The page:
Author beazley
Recipients beazley
Date 2009-11-14.17:16:30
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Message-id <>
Consider a socket that has had a file-like wrapper placed around it 
using makefile()

# s is a socket created previously
f = s.makefile()

Now, suppose that this socket has had a timeout placed on it.


If you try to read data from f, but nothing is available. You'll 
eventually get a timeout. For example:

f.readline()   # Now, just wait
Traceback (most recent call last):
  File "<stdin>", line 1, in <module>
py", line 406, in readline
    data = self._sock.recv(self._rbufsize)
socket.timeout: timed out

However, now consider the case where you're reading a line of data, but 
the receiver has only received a partial line and it's waiting for the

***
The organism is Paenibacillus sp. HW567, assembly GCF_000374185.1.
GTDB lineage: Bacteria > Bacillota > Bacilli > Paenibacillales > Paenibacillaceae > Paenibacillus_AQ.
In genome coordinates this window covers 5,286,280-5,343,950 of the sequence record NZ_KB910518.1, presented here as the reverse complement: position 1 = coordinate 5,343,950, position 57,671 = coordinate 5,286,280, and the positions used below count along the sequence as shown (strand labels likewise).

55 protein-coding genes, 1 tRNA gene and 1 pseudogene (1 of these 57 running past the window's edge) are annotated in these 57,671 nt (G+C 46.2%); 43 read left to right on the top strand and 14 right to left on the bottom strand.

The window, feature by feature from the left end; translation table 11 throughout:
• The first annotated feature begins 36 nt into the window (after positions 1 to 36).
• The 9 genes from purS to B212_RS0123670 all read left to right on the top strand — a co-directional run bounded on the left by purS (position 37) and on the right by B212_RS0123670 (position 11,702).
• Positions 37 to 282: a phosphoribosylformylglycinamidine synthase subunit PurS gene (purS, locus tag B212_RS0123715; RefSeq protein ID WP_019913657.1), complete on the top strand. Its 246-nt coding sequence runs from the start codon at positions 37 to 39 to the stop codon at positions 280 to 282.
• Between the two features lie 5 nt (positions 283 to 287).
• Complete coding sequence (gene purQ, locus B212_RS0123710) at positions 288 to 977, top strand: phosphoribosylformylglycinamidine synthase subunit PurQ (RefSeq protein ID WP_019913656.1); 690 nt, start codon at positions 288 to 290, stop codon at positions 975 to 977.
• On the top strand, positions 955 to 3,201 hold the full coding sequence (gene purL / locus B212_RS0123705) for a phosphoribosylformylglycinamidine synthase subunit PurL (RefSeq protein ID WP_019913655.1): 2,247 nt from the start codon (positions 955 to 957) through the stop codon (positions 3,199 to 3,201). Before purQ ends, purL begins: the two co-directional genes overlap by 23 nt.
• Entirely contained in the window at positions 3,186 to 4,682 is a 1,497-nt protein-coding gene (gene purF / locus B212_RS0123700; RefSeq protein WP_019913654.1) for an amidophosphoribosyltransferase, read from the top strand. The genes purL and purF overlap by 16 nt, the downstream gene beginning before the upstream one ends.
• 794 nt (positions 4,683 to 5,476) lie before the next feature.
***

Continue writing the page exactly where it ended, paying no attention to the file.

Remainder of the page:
rest of the data to arrive.   For example, type this:


Now, go to the other end of the socket connection and send a buffer with 
no newline character.  For example, send the message "Hello".

Since no newline character has been received, the readline() method will 
eventually fail with a timeout as before.   However, if you now retry 
the read operation f.readline() and send more data such as the message 
"World\n", you'll find that the "Hello" message gets lost.  In other 
words, the repeated readline() operation discards any buffers 
corresponding to previously received line data and just returns the new 

Admittedly this is a corner case, but you probably don't want data to be 
discarded on a TCP connection even if a timeout occurs.

Hope that makes some sense :-).  (It helps to try it out).
Date User Action Args
2009-11-14 17:16:33beazleysetrecipients: + beazley
2009-11-14 17:16:33beazleysetmessageid: <>
2009-11-14 17:16:31beazleylinkissue7322 messages
2009-11-14 17:16:30beazleycreate